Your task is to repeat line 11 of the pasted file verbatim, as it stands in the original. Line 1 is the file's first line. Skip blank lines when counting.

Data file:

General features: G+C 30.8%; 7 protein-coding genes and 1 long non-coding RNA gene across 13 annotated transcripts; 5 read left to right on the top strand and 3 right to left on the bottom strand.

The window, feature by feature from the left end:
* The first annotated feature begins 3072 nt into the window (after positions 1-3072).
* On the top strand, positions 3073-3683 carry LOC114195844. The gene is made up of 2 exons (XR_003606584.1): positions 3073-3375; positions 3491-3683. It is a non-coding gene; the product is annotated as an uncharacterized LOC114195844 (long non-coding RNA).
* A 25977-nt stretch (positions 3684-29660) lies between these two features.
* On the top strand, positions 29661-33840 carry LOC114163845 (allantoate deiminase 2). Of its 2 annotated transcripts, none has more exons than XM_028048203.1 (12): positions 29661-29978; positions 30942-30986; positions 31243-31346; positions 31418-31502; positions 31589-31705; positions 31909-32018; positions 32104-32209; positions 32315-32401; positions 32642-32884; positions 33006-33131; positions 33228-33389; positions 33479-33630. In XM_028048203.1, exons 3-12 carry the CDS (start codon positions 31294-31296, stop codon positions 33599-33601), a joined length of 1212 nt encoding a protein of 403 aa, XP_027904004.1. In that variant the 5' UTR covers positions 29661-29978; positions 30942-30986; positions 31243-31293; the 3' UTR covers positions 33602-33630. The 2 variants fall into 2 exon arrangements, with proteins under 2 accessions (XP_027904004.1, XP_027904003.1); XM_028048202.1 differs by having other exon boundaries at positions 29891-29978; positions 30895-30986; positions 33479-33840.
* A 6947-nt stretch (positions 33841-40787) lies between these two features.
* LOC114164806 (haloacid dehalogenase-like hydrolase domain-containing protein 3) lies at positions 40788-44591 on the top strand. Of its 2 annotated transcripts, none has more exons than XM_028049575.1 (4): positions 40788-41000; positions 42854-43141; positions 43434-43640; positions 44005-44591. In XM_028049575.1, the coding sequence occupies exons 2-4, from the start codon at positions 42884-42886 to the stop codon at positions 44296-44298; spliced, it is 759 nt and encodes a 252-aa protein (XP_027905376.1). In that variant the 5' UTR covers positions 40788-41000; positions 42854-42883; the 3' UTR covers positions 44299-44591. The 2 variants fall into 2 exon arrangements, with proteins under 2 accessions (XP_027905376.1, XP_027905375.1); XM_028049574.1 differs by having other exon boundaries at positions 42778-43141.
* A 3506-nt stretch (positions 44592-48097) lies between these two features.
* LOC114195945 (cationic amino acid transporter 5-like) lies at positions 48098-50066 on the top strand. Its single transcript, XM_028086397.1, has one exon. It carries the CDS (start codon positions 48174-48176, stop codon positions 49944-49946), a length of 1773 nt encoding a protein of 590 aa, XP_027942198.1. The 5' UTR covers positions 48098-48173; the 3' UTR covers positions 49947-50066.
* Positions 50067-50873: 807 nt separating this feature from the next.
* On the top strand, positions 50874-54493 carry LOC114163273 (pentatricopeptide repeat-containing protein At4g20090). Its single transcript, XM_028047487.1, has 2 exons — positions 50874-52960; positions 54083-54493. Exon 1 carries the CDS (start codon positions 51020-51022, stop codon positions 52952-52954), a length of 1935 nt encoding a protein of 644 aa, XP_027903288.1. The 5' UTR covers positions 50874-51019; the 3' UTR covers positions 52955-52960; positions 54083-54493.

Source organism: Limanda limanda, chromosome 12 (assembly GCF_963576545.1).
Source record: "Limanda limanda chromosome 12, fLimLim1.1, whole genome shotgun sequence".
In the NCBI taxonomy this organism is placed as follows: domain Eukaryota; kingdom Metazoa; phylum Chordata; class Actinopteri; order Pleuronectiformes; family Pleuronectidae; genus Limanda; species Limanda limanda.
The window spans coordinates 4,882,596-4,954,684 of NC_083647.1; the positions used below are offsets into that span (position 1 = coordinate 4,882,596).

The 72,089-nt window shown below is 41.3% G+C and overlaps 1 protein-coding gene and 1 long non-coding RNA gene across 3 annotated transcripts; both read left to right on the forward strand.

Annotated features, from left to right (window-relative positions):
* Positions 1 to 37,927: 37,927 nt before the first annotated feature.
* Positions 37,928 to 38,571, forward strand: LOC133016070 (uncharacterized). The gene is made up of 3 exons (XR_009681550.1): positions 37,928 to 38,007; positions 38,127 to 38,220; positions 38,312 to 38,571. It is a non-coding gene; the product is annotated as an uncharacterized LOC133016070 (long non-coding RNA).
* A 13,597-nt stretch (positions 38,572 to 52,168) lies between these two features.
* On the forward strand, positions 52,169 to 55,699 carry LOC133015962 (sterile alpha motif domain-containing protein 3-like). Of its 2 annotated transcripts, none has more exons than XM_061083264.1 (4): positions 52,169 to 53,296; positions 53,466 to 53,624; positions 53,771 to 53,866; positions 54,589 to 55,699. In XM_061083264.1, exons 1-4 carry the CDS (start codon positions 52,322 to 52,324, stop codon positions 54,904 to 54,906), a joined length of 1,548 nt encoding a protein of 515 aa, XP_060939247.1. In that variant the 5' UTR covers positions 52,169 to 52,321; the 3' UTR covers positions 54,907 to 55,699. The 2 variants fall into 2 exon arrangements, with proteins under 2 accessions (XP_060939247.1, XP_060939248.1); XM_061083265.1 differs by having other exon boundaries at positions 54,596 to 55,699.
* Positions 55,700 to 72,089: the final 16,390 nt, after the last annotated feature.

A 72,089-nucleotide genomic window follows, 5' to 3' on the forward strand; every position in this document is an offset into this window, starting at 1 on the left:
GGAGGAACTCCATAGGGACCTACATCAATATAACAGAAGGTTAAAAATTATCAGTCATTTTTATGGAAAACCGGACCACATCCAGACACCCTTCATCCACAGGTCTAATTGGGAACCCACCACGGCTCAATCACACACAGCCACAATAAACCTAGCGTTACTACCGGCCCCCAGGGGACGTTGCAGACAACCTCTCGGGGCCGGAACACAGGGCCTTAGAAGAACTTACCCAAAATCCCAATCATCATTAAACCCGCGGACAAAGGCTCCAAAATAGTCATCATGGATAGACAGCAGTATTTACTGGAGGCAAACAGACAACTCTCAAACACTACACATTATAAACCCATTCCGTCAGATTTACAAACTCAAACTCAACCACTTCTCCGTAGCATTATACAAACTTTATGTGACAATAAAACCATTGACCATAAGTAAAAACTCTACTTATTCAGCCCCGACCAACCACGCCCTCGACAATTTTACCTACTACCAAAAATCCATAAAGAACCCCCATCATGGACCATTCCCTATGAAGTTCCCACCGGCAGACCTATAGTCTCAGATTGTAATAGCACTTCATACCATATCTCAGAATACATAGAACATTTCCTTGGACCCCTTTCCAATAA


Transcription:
* Positions 50067-50873: 807 nt separating this feature from the next.